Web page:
Attempt at Title Restrictions on the Emery Place Fails

Legal shenanigans thwart daughter's intentions

By Ed Hiller
Old Emery Farm, from the History of the Town of  Andover by John R. Eastman, circa 1900.

Ralph Chaffee, in his book “East Andover and Its People Fifty Years Ago and Today,” includes a history of one of Andover’s very earliest settlers, Captain William Emery in 1764-65.  His settlement has become known as the William B. Emery place at 363 Chase Hill Road (formerly known as Emery Road).   Chaffee stated that William B. Emery put a restriction in his will that the property could never be transferred out of the Emery family.  This was not really the fact.

Old Emery Farmhouse circa 2017 or 2018 in winter. Photo: Pamela Cooper

 It was actually William B. Emery’s daughter, Lucy Jane Aiken (wife of John D. Aiken), who established the restriction on ownership of the Emery homestead farm to direct descendants of William B. Emery.  She had acquired the farm at a public auction held in 1900 to liquidate her father’s estate, as directed by his will.  His will placed no restrictions on any subsequent disposition of the real estate.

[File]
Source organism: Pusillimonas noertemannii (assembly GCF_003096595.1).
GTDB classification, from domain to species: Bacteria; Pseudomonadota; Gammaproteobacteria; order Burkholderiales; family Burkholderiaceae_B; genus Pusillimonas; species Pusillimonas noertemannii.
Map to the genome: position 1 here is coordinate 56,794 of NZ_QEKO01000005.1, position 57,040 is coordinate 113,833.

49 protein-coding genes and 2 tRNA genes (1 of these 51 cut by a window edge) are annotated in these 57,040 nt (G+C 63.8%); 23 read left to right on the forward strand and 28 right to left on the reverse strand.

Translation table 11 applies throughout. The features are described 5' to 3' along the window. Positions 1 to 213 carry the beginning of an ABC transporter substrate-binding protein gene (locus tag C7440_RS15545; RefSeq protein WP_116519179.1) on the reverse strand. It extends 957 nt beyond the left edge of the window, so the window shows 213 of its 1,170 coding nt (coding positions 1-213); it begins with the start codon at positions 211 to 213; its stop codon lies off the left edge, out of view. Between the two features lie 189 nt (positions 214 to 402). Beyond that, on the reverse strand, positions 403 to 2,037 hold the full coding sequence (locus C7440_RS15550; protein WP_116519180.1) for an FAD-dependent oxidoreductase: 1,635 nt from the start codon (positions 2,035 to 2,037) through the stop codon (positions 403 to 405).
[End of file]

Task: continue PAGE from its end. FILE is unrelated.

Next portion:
At her death in 1909, Lucy Jane Aiken bequeathed the farm to the three children of her niece Nellie Augusta Kidder (all of them of Tilton), the sole living descendants, along with their mother, of William B. Emery.  In a touching attempt to preserve family ownership of the homestead farm that had been in the family continuously for four generations, she stipulated in her bequest that

“The aforementioned children of Nellie A. Kidder and their descendants forever are to have and to hold the aforementioned real estate upon the condition that it shall not pass out of their ownership and possession so long as any of the said children or any of their descendants are living, my intentions and desire being that the real estate described in lines 2 and 3 should be retained and possessed by direct descendants of the late William B. Emery of Andover so long as any of his descendants are still living.”

This attempt was doomed to failure, as sketched by Ralph Chaffee.  The Town of Andover and the descendants eventually implemented a plan to circumvent the restrictions established by the bequest.  

In 1928 the descendants, then living in Laconia, sold off all of the standing softwood timber on the property, allowing a period of five years for its removal.  At the end of that period, the Town took the farm for unpaid taxes and immediately transferred it back to one of the descendants with an unrestricted title.  This allowed him to sell it, out of the family, to a Mrs. Sarah C. Woodley from Cleveland, Ohio.

Lucy (Emery) Aiken’s tombstone. Photo: Pamela Cooper